The UK has a long history of international trade and, for many overseas companies with international aspirations, remains the first stop on their journey of global expansion. With its combination of trading history, world-class universities and strengths in key sectors such as life sciences and technology, the UK continues to attract investment from all over the world. Its time zone, close proximity to Europe and the fact that English is still the common language of international trade are key factors in the UK’s continuing success in attracting and retaining international investment and talent.
China today is no longer just copying Western technology, but piecing together its own innovation system. With its expanding economy and a stronger role by government, the new technology strategy is raising competitive issues for Silicon Valley companies — and policy issues for the nation. Says Sean Randolph of Bay Area Economic Institute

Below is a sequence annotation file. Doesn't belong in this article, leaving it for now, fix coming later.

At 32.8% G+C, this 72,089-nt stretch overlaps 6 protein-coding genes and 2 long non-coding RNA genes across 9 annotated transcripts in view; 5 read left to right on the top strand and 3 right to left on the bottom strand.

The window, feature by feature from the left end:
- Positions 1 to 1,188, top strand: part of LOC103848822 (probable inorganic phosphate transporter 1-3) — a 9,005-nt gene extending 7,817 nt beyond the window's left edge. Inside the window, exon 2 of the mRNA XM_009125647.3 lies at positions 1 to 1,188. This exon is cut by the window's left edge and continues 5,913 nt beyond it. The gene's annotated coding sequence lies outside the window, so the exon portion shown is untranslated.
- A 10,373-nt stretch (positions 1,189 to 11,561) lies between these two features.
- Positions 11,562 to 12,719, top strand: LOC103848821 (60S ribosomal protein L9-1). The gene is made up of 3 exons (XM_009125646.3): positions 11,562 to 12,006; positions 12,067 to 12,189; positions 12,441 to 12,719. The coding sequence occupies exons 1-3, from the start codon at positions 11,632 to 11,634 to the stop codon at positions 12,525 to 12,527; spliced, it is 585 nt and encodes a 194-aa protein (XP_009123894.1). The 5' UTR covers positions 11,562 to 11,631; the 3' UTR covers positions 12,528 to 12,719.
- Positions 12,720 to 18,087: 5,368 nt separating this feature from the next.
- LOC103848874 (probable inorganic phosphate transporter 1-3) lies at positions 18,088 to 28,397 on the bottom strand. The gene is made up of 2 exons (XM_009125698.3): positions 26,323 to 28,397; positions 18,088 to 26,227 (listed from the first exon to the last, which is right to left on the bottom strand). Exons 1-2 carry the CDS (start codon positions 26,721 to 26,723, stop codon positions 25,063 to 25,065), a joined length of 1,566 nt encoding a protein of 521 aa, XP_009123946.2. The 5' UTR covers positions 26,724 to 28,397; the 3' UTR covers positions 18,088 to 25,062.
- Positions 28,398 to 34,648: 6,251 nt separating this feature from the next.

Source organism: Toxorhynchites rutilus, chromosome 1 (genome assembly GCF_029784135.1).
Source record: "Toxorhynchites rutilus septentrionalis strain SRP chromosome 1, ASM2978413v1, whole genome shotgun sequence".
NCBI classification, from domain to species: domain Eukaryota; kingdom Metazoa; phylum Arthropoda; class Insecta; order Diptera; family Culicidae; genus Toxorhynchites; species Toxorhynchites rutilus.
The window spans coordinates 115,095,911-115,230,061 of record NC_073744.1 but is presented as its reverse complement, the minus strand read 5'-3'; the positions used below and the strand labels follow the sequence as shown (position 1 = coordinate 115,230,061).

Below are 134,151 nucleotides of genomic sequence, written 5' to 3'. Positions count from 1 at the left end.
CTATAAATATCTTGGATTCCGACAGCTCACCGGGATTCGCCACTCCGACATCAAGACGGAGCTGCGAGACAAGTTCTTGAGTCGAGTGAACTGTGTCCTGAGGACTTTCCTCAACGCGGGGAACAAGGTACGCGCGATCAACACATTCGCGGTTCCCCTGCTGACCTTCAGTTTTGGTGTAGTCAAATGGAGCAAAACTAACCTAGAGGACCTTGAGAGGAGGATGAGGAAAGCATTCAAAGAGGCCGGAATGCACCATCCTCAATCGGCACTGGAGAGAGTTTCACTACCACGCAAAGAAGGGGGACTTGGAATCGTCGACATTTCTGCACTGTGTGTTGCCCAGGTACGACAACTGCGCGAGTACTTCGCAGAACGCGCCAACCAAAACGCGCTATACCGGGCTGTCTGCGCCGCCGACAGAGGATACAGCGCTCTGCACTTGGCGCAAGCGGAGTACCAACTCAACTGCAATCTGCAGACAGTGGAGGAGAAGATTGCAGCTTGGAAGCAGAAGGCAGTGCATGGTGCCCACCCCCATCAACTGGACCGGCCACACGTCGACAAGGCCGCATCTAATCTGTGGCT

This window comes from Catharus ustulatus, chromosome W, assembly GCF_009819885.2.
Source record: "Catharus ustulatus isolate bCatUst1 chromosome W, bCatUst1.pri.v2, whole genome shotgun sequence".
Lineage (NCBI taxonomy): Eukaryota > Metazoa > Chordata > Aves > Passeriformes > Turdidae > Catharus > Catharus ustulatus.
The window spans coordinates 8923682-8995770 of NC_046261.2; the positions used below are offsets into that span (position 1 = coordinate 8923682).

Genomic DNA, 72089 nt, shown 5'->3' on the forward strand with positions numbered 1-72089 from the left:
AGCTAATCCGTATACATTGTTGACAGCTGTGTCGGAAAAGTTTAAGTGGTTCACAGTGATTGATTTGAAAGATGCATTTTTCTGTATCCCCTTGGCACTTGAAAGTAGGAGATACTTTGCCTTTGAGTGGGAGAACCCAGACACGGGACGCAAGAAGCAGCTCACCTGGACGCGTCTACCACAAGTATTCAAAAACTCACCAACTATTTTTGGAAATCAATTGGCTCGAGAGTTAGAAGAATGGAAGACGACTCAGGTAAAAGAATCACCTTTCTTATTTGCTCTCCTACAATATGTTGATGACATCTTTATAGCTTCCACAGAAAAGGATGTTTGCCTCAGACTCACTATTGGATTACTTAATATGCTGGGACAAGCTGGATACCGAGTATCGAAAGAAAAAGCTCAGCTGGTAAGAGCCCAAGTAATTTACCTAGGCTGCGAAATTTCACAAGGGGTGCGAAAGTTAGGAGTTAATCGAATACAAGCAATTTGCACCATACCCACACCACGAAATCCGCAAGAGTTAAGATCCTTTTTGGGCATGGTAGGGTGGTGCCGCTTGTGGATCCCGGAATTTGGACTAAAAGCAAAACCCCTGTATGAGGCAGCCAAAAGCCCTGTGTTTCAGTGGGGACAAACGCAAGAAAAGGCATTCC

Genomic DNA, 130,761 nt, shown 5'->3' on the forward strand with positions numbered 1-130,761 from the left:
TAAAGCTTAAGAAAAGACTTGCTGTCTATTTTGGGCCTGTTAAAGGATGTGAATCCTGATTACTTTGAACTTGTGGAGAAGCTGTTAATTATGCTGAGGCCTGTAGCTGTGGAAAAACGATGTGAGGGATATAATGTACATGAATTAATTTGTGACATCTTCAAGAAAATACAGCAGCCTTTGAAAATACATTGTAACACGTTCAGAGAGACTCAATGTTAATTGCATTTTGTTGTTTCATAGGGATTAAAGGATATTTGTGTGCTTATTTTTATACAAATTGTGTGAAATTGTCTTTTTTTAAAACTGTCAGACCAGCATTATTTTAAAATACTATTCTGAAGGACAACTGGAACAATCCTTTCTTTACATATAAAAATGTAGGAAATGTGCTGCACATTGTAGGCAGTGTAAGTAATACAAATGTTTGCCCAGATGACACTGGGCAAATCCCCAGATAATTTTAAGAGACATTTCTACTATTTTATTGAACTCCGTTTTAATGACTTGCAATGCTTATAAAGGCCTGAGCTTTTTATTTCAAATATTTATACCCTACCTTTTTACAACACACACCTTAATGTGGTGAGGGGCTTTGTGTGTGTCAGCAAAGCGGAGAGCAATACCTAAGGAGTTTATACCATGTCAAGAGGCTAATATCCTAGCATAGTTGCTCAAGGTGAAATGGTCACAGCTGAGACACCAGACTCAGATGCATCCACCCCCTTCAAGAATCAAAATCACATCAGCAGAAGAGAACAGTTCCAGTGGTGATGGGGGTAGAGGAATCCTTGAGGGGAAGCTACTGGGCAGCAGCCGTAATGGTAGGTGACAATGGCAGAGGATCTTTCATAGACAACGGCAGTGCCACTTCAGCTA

New research launched today from Retail Economics and Squire Patton Boggs shows that £7.8 billion could be added to the cost of retail goods if the UK fails to agree a deal with the EU. The research features in the first edition of the UK Retail Brexit and Trade Quarterly Review. The review contains economic, policy and legal analysis on the impact of trade and up-to-date narrative on the progress of UK and EU trade negotiations specific to the retail industry.
On behalf of the British-American Business Council, Emanuel Adam, last week attended a meeting of the newly established US-UK SME Dialogue, held in Washington D.C. Taking place around the 3rd US-UK Trade and Investment Working Group Meeting, Adam said the meeting was convened to explore the future US-UK trade and investment relationship post-Brexit and to look at opportunities to deepen the transatlantic economic relationship - particularly for SMEs.